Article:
Caffeine protects against alcoholic liver injury by attenuating inflammatory response and oxidative stress
- 808 Downloads
Objective and design
The present investigation was designed to determine the effects of caffeine on alcohol-induced hepatic injury in mice.
Five groups of mice (8 each) were used.
The mice treated with different doses of caffeine (5, 10, and 20 mg/kg, respectively).
The degree of alcoholic liver injury was evaluated biochemically by measuring serum markers and pathological examination. Real time PCR and ELISA methods were used to check the expression of cytokines and CYP 450.
Treatment with caffeine significantly attenuated the elevated serum aminotransferase enzymes and reduced the severe extent of hepatic cell damage, steatosis and the immigration of inflammatory cells. Interestingly, caffeine decreased hepatic mRNA expression of lipogenic genes, while it had no effect on protein expression of hepatic CYP2E1. Furthermore, caffeine decreased serum and tissue inflammatory cytokines levels, tissue lipid peroxidation and inhibited the necrosis of hepatocytes. Kupffer cells isolated from ethanol-fed mice produced high amounts of reactive oxygen species (ROS) and tumor necrosis factor alpha (TNF-α), whereas Kupffer cells from caffeine treatment mice produced less ROS and TNF-α.
These findings suggest that caffeine may represent a novel, protective strategy against alcoholic liver injury by attenuating oxidative stress and inflammatory response.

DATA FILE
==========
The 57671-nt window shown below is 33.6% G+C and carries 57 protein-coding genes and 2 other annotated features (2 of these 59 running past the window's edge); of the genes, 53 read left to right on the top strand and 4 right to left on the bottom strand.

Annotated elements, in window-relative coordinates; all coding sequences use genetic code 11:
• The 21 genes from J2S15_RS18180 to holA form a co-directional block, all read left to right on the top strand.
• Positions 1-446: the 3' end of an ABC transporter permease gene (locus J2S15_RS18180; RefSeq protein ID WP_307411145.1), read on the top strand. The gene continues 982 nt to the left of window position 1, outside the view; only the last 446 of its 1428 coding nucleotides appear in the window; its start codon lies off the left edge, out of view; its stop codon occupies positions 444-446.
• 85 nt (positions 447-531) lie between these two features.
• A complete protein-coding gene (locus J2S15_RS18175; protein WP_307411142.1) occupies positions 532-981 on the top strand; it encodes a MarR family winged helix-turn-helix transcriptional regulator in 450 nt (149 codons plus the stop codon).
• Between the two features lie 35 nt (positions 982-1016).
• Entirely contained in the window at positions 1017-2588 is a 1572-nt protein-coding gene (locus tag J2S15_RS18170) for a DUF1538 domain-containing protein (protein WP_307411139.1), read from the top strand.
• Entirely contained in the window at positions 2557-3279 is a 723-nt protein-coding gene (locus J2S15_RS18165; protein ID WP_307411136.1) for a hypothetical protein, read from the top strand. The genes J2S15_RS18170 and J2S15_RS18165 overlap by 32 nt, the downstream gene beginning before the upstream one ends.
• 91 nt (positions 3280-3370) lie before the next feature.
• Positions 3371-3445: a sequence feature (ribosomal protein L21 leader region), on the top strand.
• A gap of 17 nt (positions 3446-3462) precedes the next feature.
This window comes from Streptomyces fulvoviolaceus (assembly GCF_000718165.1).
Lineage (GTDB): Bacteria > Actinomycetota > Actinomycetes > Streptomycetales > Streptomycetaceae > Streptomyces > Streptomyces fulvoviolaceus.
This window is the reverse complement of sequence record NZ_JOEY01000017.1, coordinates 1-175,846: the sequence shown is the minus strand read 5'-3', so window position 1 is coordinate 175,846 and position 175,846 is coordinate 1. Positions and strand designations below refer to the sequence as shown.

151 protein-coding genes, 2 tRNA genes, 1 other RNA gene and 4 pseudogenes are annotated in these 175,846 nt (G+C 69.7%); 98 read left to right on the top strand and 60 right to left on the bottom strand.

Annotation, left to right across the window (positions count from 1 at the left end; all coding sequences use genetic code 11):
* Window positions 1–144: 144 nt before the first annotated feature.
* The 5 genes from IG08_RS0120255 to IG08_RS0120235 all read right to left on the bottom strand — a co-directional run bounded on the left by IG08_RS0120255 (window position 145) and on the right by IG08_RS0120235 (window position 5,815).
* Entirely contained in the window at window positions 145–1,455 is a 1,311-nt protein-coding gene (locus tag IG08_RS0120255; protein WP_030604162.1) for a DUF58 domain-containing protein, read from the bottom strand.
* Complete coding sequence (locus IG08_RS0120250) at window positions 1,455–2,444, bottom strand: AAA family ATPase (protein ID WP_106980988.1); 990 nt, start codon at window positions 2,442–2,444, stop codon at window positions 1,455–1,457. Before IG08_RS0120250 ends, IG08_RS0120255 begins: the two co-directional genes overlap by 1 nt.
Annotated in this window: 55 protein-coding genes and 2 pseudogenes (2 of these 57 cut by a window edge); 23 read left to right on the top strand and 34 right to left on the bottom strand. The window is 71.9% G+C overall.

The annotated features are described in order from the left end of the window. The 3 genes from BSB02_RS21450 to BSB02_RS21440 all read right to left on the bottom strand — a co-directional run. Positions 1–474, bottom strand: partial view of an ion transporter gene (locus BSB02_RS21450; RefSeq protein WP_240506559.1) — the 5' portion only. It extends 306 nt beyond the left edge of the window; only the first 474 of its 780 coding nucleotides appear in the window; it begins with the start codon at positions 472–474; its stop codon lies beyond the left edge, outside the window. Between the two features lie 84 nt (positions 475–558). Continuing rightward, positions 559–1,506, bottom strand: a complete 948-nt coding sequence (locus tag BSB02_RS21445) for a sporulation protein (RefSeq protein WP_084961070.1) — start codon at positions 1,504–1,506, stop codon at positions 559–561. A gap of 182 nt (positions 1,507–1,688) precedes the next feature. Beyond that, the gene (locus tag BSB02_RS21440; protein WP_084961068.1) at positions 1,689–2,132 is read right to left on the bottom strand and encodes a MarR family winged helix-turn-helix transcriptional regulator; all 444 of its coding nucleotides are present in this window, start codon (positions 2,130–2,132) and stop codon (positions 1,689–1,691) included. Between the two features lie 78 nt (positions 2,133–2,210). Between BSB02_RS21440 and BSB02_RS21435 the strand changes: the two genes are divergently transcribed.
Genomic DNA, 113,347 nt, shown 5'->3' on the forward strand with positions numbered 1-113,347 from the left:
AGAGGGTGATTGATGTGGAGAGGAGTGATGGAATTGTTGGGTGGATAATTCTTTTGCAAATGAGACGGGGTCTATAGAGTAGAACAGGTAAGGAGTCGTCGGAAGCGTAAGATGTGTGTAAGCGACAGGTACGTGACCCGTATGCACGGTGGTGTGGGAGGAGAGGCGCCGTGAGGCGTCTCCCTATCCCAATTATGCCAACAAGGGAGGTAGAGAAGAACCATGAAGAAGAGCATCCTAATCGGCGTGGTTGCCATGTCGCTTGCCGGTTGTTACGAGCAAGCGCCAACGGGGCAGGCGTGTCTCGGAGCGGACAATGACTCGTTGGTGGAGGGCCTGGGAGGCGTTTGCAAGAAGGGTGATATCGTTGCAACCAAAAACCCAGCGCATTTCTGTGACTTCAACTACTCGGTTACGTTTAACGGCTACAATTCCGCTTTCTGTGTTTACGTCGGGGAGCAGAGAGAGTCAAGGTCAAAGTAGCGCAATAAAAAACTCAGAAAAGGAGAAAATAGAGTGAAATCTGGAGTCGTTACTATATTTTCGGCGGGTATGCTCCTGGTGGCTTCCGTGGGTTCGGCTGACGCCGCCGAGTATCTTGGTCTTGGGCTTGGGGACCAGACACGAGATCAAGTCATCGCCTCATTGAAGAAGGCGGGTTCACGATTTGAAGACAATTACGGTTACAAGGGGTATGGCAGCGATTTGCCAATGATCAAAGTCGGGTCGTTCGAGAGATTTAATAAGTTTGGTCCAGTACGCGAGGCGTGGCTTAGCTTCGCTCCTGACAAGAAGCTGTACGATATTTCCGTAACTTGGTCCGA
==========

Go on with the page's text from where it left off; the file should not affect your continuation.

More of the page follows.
KeywordsCaffeine Alcoholic liver injury Oxidative stress Inflammation
We gratefully acknowledge the support of this study by the grant from Anhui Provincial Natural Science Foundation (No 070413078) and the key Research Foundation of Higher Education of Anhui Province (No KJ2008A048) in China. We thank Dr. Hua Wang for critical reading of this manuscript.
- 7.O’Shea RS, Dasarathy S, McCullough AJ. Alcoholic liver disease. Am J Gastroenterol. 2010;105:14–32; quiz 33.Google Scholar
- 9.Nagy LE. Recent insights into the role of the innate immune system in the development of alcoholic liver disease. Exp Biol Med (Maywood). 2003;228:882–90.Google Scholar
- 24.Modi AA, Feld JJ, Park Y, Kleiner DE, Everhart JE, Liang TJ, et al. Increased caffeine consumption is associated with reduced hepatic fibrosis. Hepatology. 2009;51:201–9.Google Scholar
- 33.Gressner OA, Lahme B, Rehbein K, Siluschek M, Weiskirchen R, Gressner AM. Pharmacological application of caffeine inhibits TGF-beta-stimulated connective tissue growth factor expression in hepatocytes via PPARgamma and SMAD2/3-dependent pathways. J Hepatol. 2008;49:758–67.CrossRefPubMedGoogle Scholar
- 37.Garcia-Ruiz C, Colell A, Morales A, Kaplowitz N, Fernandez-Checa JC. Role of oxidative stress generated from the mitochondrial electron transport chain and mitochondrial glutathione status in loss of mitochondrial function and activation of transcription factor nuclear factor-kappa B: studies with isolated mitochondria and rat hepatocytes. Mol Pharmacol. 1995;48:825–34.PubMedGoogle Scholar
- 42.Khanal T, Choi JH, Hwang YP, Jeong HG. Saponins isolated from the root of Platycodon grandiflorum protect against acute ethanol-induced hepatotoxicity in mice. Food Chem Toxicol. 2009;47(3):530–5.Google Scholar